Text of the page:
I attended a professional development session this week that was inspiring. Dr. Tim Rasinski was giving a session on improving reading fluency and I came away with many good ideas. This was one of them. He suggested using poetry for the kids to read to help them learn proper phrasing and expression. I adore poetry myself and use it often in the classroom, but never thought of it as a guided reading-type activity. We started reading them today and I can really see it working to help them learn what to emphasize.

This upcoming week the kids are going to read and re-read an assigned Langston Hughes poem ( I assigned them in pairs). On Friday we're going to read it in the cafeteria to give the younger kiddos some dining entertainment during their lunch. We'll celebrate the era a little bit with poodle skirts and root beer floats. Each week I want to showcase a different poet.

This poem was one that he included in his materials and something about it struck me as a I read it. It's called Mother to Son and it begins "Life, for me, ain't been no crystal stair". It's about hanging in regardless of obstacles in your path.  I read it to them and we identified some of the unknown vocabulary. Then I asked the kids to replace "crystal stair" with something that would be valuable in their eyes. I love the results. I think not only that they "got" the big idea of the poem; but also that they were very creative in their answers.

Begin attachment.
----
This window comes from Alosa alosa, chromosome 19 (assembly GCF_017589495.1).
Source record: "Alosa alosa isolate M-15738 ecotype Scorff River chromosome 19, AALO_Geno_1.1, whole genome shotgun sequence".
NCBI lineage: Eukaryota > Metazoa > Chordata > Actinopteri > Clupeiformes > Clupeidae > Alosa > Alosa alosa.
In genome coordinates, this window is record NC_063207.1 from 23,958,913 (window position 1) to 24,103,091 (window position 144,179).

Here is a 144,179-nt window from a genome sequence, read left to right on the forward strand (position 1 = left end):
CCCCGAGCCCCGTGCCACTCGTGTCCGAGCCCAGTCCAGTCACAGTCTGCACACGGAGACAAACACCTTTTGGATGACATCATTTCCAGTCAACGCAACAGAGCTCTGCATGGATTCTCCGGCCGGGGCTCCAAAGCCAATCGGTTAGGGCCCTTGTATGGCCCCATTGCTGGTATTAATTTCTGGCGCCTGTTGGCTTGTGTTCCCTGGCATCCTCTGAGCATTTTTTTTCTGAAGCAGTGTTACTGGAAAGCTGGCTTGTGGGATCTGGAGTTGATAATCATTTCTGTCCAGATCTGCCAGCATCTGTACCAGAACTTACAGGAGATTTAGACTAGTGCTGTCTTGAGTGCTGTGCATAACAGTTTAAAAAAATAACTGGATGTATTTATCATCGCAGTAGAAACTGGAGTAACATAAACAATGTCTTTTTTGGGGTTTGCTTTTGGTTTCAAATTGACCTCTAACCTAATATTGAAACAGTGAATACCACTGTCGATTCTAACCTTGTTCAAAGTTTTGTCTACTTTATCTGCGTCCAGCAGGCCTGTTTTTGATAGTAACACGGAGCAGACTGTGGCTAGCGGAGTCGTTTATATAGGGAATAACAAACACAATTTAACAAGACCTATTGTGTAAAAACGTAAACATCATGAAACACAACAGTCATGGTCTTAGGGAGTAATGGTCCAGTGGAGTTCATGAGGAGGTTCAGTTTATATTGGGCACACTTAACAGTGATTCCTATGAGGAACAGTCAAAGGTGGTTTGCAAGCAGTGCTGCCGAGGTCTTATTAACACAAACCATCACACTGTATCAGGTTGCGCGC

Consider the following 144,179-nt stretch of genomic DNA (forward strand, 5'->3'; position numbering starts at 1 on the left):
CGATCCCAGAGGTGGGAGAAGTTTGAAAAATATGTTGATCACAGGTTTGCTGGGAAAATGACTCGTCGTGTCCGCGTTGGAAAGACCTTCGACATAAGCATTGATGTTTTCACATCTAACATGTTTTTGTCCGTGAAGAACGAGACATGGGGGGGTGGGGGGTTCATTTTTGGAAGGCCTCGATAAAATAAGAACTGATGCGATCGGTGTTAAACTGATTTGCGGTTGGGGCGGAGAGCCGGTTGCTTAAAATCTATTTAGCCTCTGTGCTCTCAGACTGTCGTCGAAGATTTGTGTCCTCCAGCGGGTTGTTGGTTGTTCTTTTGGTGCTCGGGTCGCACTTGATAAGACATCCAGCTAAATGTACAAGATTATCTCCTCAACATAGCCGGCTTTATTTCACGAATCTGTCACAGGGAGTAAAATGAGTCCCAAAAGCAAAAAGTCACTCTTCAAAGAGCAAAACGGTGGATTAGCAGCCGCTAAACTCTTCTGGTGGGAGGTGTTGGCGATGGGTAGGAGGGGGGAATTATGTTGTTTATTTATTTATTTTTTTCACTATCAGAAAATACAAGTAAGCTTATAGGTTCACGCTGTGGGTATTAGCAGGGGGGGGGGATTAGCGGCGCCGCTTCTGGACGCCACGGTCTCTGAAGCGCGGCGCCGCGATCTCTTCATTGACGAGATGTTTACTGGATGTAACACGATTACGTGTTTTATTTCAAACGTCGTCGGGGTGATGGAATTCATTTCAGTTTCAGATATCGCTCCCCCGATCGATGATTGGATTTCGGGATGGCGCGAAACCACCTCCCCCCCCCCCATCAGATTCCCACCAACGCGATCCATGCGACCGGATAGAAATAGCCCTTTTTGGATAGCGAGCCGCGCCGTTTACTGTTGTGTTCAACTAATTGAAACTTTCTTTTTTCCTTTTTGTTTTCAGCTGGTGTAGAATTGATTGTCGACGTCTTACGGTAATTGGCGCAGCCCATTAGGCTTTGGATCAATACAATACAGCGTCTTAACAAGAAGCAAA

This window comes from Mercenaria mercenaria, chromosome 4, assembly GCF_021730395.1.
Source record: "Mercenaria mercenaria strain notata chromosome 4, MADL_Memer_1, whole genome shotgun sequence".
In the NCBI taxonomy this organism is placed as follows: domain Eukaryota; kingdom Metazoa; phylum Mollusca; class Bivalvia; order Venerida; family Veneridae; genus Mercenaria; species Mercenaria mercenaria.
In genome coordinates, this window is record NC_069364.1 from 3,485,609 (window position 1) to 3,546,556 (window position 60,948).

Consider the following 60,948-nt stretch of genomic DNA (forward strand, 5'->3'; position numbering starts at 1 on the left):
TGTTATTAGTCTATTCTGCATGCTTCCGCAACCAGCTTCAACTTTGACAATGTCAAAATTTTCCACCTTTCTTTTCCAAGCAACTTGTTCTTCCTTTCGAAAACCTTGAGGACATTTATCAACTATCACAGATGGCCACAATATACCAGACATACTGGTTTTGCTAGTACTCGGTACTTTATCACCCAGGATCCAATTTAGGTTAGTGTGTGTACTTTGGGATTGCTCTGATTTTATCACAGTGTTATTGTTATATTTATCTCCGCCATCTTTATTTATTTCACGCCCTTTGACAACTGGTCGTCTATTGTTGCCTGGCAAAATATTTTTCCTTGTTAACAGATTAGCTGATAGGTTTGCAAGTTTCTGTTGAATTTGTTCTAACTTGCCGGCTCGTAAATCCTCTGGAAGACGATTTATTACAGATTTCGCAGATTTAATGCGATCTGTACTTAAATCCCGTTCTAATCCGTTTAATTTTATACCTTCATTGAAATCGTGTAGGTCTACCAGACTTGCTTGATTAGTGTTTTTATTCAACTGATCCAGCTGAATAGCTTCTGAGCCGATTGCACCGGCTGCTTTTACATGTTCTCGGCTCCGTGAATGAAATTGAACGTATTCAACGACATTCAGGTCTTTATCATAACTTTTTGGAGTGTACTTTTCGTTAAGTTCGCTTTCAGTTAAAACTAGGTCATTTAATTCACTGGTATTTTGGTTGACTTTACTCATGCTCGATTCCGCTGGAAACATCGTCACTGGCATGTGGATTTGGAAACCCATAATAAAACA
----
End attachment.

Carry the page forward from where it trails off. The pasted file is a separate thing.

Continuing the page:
The last word is "Pledge of Allegiance"-apparently one word in his mind.

I did think it was interesting I had 2 students who thought school was the most valuable thing they could think of.

Life ain't no Justin Beiber. It starts early y'all!

Tuesday, February 15, 2011

Ethics and the Underground Railroad